I do a plotting workshop at most conventions, as a way to help beginning writers — and sometimes published writers who have forgotten a thing or two — learn one way to develop the plot for a whole story, from beginning to end, starting with just an idea. It’s an interactive lecture, and I bring up sixteen points that every writer should think about, such as obstacles, strengths, helpers, beginnings and endings, and so on. The first thing I have people do is think of a character, because without a character, you can’t have a story. (Literature, maybe, or fiction somehow, but not Story.) I give plenty of suggestions about how to do that, and what I’m looking for, then I ask them to tell us about it. Not everybody does.
One of the participants at MystiCon this past February was an eleven year old girl. Her mother was with her, and supported her. I asked her if she had a character, and she said, “A little man who lives in the dog food.” She laughed. All those who could hear her couldn’t help but laugh along with her. Her enthusiasm, her pleasure, and her unhindered imagination and creativity, continued throughout the two-hour workshop. She was happy, enjoying herself, being silly in the best possible way.
She addressed every prompt I gave, and every response was weirder than the last. But they all hung together, and at the end she had enough for a complete and amazingly bizarre story. The last question I asked was, what has changed as a consequence of the story. She said, “The little man and the frog princess got married and had puppies.” And she laughed. It was wonderful. I thought about it a lot later, and told a lot of people about it. I told her mother that, if she finished the story, she should let me know. Somehow I think that the girl had said everything she wanted to say in that workshop, and I’ll never hear from her. And that’s okay.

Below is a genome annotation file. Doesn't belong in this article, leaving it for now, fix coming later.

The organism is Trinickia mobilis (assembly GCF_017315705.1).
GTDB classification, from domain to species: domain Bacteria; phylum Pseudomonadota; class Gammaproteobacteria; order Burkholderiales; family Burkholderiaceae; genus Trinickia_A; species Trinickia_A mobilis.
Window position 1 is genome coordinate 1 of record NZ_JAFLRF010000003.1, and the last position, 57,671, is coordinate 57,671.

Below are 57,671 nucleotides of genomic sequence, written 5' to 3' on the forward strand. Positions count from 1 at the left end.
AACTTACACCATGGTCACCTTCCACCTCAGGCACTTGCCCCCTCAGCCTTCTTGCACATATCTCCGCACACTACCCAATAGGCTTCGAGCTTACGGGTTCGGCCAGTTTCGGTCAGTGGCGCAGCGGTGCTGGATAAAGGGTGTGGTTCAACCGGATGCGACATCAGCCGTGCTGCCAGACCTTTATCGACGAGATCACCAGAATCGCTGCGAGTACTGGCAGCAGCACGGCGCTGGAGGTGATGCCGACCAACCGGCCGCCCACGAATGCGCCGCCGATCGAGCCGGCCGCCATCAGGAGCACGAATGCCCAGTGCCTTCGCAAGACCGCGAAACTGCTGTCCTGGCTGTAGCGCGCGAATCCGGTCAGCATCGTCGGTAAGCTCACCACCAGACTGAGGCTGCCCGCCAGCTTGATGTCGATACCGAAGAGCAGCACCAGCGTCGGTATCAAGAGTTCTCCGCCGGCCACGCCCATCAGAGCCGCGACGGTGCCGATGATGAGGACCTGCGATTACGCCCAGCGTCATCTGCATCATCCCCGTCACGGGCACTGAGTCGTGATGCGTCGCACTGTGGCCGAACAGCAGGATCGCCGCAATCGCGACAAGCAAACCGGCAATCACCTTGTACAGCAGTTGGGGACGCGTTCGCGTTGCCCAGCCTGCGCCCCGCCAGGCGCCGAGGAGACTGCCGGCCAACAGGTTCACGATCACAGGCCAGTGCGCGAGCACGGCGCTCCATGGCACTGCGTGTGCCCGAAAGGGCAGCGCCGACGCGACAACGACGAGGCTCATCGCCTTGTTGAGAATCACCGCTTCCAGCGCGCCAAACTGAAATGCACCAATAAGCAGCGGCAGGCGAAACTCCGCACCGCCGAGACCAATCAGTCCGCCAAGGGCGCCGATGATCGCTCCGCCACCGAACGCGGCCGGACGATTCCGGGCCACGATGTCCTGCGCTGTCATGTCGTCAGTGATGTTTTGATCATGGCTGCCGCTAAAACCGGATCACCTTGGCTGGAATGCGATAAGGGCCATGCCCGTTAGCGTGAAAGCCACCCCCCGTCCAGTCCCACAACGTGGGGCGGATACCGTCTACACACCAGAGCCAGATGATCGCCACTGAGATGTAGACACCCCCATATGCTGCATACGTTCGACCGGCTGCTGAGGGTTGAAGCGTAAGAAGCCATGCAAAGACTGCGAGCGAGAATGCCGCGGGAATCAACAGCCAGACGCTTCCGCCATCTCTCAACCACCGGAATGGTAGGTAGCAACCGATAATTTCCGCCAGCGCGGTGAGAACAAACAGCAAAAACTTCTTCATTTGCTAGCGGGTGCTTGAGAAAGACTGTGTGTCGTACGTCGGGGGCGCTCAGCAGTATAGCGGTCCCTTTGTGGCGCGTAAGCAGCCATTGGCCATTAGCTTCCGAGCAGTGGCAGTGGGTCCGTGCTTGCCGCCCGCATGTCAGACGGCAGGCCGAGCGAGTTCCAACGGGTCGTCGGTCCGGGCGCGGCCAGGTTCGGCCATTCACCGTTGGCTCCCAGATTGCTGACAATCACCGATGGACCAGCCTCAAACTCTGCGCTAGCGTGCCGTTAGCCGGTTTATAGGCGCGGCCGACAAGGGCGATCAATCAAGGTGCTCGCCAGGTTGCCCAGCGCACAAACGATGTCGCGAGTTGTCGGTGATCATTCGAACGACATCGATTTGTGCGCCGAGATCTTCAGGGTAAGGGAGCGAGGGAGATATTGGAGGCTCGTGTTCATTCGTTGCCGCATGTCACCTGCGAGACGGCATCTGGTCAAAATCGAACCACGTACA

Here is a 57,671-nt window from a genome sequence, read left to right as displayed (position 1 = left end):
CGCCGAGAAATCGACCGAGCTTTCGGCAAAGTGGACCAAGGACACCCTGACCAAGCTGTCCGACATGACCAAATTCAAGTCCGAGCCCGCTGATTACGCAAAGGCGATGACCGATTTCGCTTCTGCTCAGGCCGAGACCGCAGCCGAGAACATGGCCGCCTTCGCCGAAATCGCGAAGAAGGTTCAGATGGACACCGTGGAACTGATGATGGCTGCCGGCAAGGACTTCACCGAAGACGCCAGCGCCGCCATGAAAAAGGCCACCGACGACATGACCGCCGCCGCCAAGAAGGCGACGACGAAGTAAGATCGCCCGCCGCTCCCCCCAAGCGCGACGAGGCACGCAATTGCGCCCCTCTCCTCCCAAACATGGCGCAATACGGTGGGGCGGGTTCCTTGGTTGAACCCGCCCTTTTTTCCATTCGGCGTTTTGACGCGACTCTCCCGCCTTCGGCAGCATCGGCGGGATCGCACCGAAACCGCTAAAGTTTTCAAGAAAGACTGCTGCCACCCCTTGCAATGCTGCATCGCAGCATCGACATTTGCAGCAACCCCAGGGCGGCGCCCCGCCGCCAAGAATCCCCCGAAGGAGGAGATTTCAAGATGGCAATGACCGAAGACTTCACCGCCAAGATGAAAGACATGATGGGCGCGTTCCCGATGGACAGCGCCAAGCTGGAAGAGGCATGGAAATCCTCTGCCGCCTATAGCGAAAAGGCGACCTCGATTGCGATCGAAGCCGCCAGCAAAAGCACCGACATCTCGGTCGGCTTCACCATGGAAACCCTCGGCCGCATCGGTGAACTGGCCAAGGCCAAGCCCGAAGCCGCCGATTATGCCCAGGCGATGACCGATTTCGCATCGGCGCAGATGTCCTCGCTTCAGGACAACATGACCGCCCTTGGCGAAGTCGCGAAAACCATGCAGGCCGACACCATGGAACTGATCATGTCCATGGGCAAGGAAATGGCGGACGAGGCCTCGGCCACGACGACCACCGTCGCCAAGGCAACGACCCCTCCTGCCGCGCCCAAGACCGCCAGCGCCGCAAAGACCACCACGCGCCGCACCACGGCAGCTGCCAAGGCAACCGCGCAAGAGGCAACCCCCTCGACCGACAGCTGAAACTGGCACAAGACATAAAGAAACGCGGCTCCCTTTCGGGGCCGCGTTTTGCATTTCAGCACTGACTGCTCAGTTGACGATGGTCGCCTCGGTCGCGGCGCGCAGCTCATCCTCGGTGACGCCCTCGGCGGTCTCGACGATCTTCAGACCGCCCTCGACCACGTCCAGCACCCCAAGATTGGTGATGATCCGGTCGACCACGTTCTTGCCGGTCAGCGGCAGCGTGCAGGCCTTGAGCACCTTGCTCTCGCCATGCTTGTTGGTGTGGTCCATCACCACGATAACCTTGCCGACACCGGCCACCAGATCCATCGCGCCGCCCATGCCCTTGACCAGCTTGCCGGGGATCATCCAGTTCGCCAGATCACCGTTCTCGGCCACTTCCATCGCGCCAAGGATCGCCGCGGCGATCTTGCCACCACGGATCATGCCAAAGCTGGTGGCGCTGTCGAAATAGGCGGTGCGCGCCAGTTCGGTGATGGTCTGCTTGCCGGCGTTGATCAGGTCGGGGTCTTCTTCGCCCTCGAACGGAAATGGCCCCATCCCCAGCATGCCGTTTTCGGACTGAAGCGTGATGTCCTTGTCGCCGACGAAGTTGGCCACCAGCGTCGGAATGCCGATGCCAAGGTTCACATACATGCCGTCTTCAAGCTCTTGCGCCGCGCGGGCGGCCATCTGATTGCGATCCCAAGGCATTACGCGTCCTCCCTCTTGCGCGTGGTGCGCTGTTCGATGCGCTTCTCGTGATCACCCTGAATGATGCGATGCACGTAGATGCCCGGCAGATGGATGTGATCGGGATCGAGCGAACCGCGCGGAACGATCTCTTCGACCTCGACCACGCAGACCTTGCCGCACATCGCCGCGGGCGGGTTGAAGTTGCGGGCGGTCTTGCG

There have been times when I couldn’t see where my story was going, or I felt that it was boring. One time last year I had cause to think about the unfettered imagination I had indulged in when I was young, and thought that, when I seemed to be running dry, I should just let myself go. I haven’t yet had an opportunity or a need to put it into practice, but thinking about that little girl makes me determined to try.
When we are young, we don’t worry about editors, or publishers, or readers. We just want to make stuff up, and the weirder the better. It’s a talent all children have. But as we grow older, we tend to lose our spontaneous creativity, while we focus on developing our skills as story tellers. We worry about what people will think, what editors will think, and will it find a publisher, and will it be at all successful in the marketplace.
But this little girl showed me, and the rest of us, what could be done, if we didn’t worry about all that stuff. At least, not for the first draft. I’m going to work harder at liberating my childhood imagination, and then apply my acquired skills to what I come up with, instead of focusing on those skills first, at the expense of the pleasure and wonder of pure creation. Looking back at my work, all my best ideas, scenes, and characters have come to me that way. I want to learn how to be able to do it again.